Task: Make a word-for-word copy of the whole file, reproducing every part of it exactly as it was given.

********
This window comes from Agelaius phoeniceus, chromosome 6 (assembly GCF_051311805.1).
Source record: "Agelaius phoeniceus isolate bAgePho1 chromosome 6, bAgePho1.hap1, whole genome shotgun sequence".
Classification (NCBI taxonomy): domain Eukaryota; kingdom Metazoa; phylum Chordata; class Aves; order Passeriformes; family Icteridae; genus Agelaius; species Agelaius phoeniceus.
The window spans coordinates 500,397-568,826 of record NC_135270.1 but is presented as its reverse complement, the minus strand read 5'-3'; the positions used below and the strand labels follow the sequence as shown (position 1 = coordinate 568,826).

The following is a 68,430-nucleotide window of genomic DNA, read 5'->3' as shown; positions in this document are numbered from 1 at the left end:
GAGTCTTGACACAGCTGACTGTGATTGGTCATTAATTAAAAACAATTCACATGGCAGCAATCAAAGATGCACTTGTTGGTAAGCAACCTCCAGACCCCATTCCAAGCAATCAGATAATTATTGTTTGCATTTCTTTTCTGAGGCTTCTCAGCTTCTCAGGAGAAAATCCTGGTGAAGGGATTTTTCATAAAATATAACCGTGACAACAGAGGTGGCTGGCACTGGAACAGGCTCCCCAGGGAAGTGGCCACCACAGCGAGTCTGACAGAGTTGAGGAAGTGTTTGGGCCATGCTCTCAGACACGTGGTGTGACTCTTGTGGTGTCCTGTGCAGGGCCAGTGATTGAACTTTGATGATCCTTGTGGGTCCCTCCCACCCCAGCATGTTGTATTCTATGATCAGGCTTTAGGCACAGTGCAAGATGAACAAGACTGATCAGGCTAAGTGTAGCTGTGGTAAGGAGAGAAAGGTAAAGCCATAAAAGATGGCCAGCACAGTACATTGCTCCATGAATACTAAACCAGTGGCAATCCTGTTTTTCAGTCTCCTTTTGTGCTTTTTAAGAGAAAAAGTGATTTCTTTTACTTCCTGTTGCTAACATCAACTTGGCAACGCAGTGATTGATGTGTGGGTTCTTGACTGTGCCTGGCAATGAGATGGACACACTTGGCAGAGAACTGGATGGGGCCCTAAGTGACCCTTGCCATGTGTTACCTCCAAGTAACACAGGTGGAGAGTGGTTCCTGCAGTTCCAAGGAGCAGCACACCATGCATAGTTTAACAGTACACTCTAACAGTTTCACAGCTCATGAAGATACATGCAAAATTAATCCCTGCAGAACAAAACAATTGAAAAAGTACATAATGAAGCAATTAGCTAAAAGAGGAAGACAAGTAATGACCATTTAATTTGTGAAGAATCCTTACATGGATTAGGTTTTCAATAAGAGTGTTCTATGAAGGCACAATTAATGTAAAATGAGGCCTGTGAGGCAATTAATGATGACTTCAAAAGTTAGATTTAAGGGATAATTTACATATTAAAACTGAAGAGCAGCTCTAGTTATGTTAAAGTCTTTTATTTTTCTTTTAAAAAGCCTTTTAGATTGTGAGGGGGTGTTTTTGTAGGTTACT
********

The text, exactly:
This window comes from Agelaius phoeniceus, chromosome 6 (assembly GCF_051311805.1).
Source record: "Agelaius phoeniceus isolate bAgePho1 chromosome 6, bAgePho1.hap1, whole genome shotgun sequence".
Classification (NCBI taxonomy): domain Eukaryota; kingdom Metazoa; phylum Chordata; class Aves; order Passeriformes; family Icteridae; genus Agelaius; species Agelaius phoeniceus.
The window spans coordinates 500,397-568,826 of record NC_135270.1 but is presented as its reverse complement, the minus strand read 5'-3'; the positions used below and the strand labels follow the sequence as shown (position 1 = coordinate 568,826).

The following is a 68,430-nucleotide window of genomic DNA, read 5'->3' as shown; positions in this document are numbered from 1 at the left end:
GAGTCTTGACACAGCTGACTGTGATTGGTCATTAATTAAAAACAATTCACATGGCAGCAATCAAAGATGCACTTGTTGGTAAGCAACCTCCAGACCCCATTCCAAGCAATCAGATAATTATTGTTTGCATTTCTTTTCTGAGGCTTCTCAGCTTCTCAGGAGAAAATCCTGGTGAAGGGATTTTTCATAAAATATAACCGTGACAACAGAGGTGGCTGGCACTGGAACAGGCTCCCCAGGGAAGTGGCCACCACAGCGAGTCTGACAGAGTTGAGGAAGTGTTTGGGCCATGCTCTCAGACACGTGGTGTGACTCTTGTGGTGTCCTGTGCAGGGCCAGTGATTGAACTTTGATGATCCTTGTGGGTCCCTCCCACCCCAGCATGTTGTATTCTATGATCAGGCTTTAGGCACAGTGCAAGATGAACAAGACTGATCAGGCTAAGTGTAGCTGTGGTAAGGAGAGAAAGGTAAAGCCATAAAAGATGGCCAGCACAGTACATTGCTCCATGAATACTAAACCAGTGGCAATCCTGTTTTTCAGTCTCCTTTTGTGCTTTTTAAGAGAAAAAGTGATTTCTTTTACTTCCTGTTGCTAACATCAACTTGGCAACGCAGTGATTGATGTGTGGGTTCTTGACTGTGCCTGGCAATGAGATGGACACACTTGGCAGAGAACTGGATGGGGCCCTAAGTGACCCTTGCCATGTGTTACCTCCAAGTAACACAGGTGGAGAGTGGTTCCTGCAGTTCCAAGGAGCAGCACACCATGCATAGTTTAACAGTACACTCTAACAGTTTCACAGCTCATGAAGATACATGCAAAATTAATCCCTGCAGAACAAAACAATTGAAAAAGTACATAATGAAGCAATTAGCTAAAAGAGGAAGACAAGTAATGACCATTTAATTTGTGAAGAATCCTTACATGGATTAGGTTTTCAATAAGAGTGTTCTATGAAGGCACAATTAATGTAAAATGAGGCCTGTGAGGCAATTAATGATGACTTCAAAAGTTAGATTTAAGGGATAATTTACATATTAAAACTGAAGAGCAGCTCTAGTTATGTTAAAGTCTTTTATTTTTCTTTTAAAAAGCCTTTTAGATTGTGAGGGGGTGTTTTTGTAGGTTACT